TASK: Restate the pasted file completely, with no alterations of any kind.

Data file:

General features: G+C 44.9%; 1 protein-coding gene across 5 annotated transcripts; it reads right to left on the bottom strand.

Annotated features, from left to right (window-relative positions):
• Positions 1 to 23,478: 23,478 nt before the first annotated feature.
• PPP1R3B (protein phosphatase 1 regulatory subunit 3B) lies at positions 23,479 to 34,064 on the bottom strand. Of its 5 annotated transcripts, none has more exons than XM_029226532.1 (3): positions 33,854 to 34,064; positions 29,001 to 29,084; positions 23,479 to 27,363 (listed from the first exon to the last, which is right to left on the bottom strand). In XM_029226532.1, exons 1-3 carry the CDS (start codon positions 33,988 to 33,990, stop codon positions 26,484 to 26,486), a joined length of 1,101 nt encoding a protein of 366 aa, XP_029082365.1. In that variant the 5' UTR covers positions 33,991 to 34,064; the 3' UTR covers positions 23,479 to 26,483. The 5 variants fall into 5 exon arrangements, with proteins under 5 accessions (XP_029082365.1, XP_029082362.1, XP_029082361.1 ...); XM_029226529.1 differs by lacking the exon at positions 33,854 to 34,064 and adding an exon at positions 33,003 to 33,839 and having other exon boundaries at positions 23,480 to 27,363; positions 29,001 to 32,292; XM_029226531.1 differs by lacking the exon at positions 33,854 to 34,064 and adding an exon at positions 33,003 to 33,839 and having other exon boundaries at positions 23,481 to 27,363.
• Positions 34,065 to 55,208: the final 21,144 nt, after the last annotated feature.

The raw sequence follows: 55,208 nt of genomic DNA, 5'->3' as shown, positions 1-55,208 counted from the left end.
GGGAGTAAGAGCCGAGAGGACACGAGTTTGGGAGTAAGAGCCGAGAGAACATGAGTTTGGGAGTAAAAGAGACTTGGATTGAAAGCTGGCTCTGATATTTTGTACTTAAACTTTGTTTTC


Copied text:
General features: G+C 44.9%; 1 protein-coding gene across 5 annotated transcripts; it reads right to left on the bottom strand.

Annotated features, from left to right (window-relative positions):
• Positions 1 to 23,478: 23,478 nt before the first annotated feature.
• PPP1R3B (protein phosphatase 1 regulatory subunit 3B) lies at positions 23,479 to 34,064 on the bottom strand. Of its 5 annotated transcripts, none has more exons than XM_029226532.1 (3): positions 33,854 to 34,064; positions 29,001 to 29,084; positions 23,479 to 27,363 (listed from the first exon to the last, which is right to left on the bottom strand). In XM_029226532.1, exons 1-3 carry the CDS (start codon positions 33,988 to 33,990, stop codon positions 26,484 to 26,486), a joined length of 1,101 nt encoding a protein of 366 aa, XP_029082365.1. In that variant the 5' UTR covers positions 33,991 to 34,064; the 3' UTR covers positions 23,479 to 26,483. The 5 variants fall into 5 exon arrangements, with proteins under 5 accessions (XP_029082365.1, XP_029082362.1, XP_029082361.1 ...); XM_029226529.1 differs by lacking the exon at positions 33,854 to 34,064 and adding an exon at positions 33,003 to 33,839 and having other exon boundaries at positions 23,480 to 27,363; positions 29,001 to 32,292; XM_029226531.1 differs by lacking the exon at positions 33,854 to 34,064 and adding an exon at positions 33,003 to 33,839 and having other exon boundaries at positions 23,481 to 27,363.
• Positions 34,065 to 55,208: the final 21,144 nt, after the last annotated feature.

The raw sequence follows: 55,208 nt of genomic DNA, 5'->3' as shown, positions 1-55,208 counted from the left end.
GGGAGTAAGAGCCGAGAGGACACGAGTTTGGGAGTAAGAGCCGAGAGAACATGAGTTTGGGAGTAAAAGAGACTTGGATTGAAAGCTGGCTCTGATATTTTGTACTTAAACTTTGTTTTC